Classification of animals for kids | Learning concepts
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The Animal World

Concept: Classification of Animals

Plants can make their food by the process of photosynthesis utilising carbon dioxide, water and minerals in the presence of sunlight, and chlorophyll. Hence, they are termed autotrophs.

On the other hand, animals are heterotrophs and depend on plants for their food directly or indirectly.

Here, we are classifying animals based on their feeding habits, i.e., on the type of food they eat.



  • The animals which depend directly on plants and their different parts for food are called herbivores.
  • They have well-developed molars and premolars for chewing their food.
  • They have an additional chamber in their stomach for digesting foods rich in cellulose.
  • Example: Horse, deer, cow, goat, buffalo, giraffe, etc.



  • The animals which depend on other animals for their food are called carnivores.
  • They have well-developed canines for tearing the flesh.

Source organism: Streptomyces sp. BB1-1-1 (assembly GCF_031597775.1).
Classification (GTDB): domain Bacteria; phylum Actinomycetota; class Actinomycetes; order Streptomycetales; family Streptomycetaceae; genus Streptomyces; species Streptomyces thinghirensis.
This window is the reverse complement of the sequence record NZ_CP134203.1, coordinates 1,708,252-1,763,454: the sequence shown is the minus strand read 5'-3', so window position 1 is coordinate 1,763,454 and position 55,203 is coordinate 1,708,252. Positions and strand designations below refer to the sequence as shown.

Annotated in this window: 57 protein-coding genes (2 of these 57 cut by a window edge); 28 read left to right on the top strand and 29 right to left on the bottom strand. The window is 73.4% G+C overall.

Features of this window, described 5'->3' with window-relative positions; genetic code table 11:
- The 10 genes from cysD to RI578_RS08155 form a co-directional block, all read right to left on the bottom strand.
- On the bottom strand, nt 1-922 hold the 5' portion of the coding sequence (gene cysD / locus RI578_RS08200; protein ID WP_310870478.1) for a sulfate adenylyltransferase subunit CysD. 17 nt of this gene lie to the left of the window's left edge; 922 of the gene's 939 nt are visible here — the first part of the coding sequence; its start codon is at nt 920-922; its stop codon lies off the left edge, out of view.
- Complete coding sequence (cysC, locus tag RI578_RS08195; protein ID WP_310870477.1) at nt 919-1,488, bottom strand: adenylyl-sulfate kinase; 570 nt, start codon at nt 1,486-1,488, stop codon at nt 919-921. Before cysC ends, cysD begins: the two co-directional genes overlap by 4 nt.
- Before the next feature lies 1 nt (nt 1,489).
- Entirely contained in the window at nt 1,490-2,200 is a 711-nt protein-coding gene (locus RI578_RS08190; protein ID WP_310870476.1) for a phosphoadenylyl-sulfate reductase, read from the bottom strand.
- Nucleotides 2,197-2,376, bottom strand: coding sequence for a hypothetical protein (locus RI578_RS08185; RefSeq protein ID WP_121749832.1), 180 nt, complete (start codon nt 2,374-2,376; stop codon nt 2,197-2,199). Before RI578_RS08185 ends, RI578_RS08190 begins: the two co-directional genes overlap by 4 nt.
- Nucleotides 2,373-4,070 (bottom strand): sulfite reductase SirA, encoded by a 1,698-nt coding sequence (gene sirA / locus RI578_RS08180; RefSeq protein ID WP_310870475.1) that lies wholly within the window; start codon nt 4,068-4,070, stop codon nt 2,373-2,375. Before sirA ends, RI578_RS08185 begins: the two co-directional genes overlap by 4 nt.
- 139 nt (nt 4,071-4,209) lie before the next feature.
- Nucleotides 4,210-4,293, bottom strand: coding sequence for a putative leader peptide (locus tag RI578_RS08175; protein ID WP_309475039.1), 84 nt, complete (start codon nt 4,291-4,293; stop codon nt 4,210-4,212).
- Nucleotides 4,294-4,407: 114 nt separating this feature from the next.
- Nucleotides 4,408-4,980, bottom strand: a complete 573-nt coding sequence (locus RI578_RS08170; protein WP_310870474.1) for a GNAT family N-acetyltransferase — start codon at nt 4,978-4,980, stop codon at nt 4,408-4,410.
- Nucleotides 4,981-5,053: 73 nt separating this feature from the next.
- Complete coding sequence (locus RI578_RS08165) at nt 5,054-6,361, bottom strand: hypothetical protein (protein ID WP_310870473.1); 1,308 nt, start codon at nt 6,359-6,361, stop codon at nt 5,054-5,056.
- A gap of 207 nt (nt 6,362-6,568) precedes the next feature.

• Example: Lion, tiger, leopard, fox, etc.



  • The animals which depend on both plants and animals for food are called omnivores.
  • They have well-defined molars for grinding and incisors and canines for tearing meat.
  • Example: Humans, bear, dogs, crows, etc.



  • Parasites are animals that live in a host body and derive their nutrition from it, causing
  • They live either inside or outside the host body, based on which they are further classified into endoparasites and ectoparasites.
  • They can be very small or very long in size.
  • Example: Lice, leech, tapeworm.



  • Scavengers are animals who feed on the flesh of dead animals. They do not hunt. They depend on the foods left by carnivores.
  • Example: Vulture, raccoon, crow, fox, etc.



  • Organisms that break down animal and plant waste into simple nutrients are called decomposers. They play an essential role in the nutrient cycle in the environment.
  • Example:Fungi, bacteria.


    New Words

    Fungi: A group of microscopic and macroscopic organisms that depend on dead and decaying matter for nourishment.

    Bacteria: A group of single-celled microscopic organisms found almost everywhere in the environment.

    Canines: The type of tooth that helps to tear food.

    Photosynthesis: The process by which autotrophs synthesize their food.

    Cellulose:A fibre found in plant-based foods that is hard to digest.

    Did You Know?

    • Both scavengers and carnivores are predators—
    • Though scavengers and carnivores are flesh-eating animals, they are not predators. Predators are animals that hunt on prey. Carnivores hunt for their food, whereas scavengers do not hunt; they eat the food left by carnivores.

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